Backwards for "nowhere". A name I use to mean "some non-specific fictitious place". Popularized by Samuel Butler
in his 1872
novel of the same name; also used by Lin Carter
in a couple of his popcorn fantasy
novels. The name shows up in John Woo
's film, Face/Off
On the Utopia/Dystopia scale, Erewhon is firmly in the dystopic end, but by no greater degree than Butler's own Victorian England. Rather than pointing out perils, like 1984
or Brave New World
; rather than imagining an ideal society, like Ecotopia
or Walden Two
, Butler simply satirizes Western society by reversing the respective social treatments of misfortune and moral failure.
Health and success are accorded all the status of moral virtue, while misfortune and illness are harshly punished in Erewhonian courts of law. This gives various reversals and substitutions in common dramas: one woman feigns dipsomania as a cover for her chronic illness, a fraud victim is fined for misplaced trust. I have to wonder what the Erewhonian parallel to The War on Some Drugs would look like... Zero Tolerance For Pimples In Schools, maybe.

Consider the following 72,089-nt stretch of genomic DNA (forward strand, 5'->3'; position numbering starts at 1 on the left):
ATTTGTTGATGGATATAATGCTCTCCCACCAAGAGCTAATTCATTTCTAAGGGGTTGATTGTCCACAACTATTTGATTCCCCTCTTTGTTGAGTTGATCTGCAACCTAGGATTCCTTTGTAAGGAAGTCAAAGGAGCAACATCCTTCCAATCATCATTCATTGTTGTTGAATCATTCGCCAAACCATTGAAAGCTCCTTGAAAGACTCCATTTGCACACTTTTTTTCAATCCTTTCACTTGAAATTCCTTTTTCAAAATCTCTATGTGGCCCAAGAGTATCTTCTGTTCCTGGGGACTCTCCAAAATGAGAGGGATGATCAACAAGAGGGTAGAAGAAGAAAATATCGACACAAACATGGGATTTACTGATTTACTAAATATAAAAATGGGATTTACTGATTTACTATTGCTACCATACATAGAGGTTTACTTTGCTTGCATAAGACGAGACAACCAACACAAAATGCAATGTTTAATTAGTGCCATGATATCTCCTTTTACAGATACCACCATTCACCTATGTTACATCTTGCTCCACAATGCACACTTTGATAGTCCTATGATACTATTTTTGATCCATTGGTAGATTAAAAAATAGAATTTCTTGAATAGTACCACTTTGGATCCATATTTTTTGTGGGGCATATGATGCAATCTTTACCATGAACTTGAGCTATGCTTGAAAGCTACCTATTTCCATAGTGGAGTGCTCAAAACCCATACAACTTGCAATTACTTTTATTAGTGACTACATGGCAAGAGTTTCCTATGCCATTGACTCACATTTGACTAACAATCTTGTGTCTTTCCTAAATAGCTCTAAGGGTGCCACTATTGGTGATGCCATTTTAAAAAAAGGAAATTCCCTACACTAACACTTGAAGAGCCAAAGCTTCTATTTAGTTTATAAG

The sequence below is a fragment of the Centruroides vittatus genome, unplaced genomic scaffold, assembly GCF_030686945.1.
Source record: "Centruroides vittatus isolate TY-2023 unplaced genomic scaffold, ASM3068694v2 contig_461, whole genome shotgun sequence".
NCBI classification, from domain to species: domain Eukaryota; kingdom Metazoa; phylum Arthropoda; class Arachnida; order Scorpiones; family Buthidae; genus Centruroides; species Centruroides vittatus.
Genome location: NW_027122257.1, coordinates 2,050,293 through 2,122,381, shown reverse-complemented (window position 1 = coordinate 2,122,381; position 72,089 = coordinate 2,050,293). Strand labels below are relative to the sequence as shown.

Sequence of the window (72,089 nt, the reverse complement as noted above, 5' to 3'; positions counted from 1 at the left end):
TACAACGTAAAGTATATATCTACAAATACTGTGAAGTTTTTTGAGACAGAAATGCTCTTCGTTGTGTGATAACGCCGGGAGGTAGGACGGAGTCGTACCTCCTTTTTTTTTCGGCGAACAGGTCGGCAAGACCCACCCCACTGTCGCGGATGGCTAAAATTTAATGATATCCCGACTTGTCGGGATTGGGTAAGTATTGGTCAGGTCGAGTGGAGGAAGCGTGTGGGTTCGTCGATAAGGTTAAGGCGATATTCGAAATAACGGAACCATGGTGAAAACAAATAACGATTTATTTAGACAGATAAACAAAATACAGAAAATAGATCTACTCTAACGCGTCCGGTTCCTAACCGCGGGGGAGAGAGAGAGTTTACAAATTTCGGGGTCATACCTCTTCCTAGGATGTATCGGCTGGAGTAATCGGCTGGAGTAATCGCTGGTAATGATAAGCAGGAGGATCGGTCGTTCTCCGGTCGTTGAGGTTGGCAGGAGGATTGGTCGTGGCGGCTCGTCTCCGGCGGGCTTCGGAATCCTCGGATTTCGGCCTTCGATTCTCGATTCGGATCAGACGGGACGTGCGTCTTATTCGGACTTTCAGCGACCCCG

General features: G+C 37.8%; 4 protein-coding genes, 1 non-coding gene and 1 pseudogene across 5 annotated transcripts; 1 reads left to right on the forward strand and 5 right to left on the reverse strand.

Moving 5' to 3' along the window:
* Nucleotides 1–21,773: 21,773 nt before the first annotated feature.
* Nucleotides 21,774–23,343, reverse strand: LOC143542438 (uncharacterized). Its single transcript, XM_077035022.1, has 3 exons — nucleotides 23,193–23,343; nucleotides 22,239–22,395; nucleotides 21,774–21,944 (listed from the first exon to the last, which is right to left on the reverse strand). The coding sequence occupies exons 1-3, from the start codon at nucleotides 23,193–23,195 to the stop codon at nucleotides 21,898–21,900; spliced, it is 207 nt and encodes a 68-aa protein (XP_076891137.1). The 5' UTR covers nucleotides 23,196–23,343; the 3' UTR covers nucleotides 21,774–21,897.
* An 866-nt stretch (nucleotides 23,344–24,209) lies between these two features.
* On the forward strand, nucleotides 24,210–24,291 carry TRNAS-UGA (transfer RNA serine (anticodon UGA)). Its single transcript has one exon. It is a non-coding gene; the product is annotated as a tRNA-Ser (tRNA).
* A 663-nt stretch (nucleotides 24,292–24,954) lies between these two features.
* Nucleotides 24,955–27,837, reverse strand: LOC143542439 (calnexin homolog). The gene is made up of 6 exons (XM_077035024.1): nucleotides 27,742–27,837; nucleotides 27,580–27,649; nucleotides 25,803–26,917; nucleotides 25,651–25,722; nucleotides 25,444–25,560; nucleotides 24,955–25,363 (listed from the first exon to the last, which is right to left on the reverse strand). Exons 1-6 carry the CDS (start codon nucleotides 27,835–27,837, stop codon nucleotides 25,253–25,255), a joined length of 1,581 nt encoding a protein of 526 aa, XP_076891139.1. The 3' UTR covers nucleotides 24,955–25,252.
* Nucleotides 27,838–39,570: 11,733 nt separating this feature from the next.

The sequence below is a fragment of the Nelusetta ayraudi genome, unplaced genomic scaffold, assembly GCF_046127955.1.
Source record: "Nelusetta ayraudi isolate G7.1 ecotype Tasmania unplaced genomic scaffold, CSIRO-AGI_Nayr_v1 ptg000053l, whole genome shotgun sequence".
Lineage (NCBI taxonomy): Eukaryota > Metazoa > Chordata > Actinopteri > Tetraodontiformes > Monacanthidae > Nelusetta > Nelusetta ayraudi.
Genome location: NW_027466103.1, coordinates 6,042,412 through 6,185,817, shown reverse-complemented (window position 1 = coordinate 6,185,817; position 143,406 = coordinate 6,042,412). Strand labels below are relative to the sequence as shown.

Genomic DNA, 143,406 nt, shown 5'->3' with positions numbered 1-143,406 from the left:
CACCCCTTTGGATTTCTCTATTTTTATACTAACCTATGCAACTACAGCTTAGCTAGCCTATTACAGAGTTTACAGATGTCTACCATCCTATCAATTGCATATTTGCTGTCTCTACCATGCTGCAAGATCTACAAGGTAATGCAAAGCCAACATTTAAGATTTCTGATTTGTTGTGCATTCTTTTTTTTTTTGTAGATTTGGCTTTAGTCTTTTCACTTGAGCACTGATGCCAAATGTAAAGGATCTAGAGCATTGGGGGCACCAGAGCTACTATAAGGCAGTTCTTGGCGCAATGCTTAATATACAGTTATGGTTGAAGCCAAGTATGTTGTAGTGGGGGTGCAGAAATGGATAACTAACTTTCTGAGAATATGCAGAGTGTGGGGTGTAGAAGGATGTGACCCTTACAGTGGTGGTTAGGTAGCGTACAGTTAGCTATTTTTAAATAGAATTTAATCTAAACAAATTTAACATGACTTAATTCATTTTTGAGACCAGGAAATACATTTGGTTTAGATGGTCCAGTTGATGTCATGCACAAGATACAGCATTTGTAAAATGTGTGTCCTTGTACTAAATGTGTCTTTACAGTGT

Butler plays "mad doctor" with complex ideals (virtue, beauty, progress, fortune, society, piety, economy, etc.) all in a way that ridicules our own common prejudices and facades. Bound up with a ribbon of romance, the result is a fun, illuminating work well worth rereading.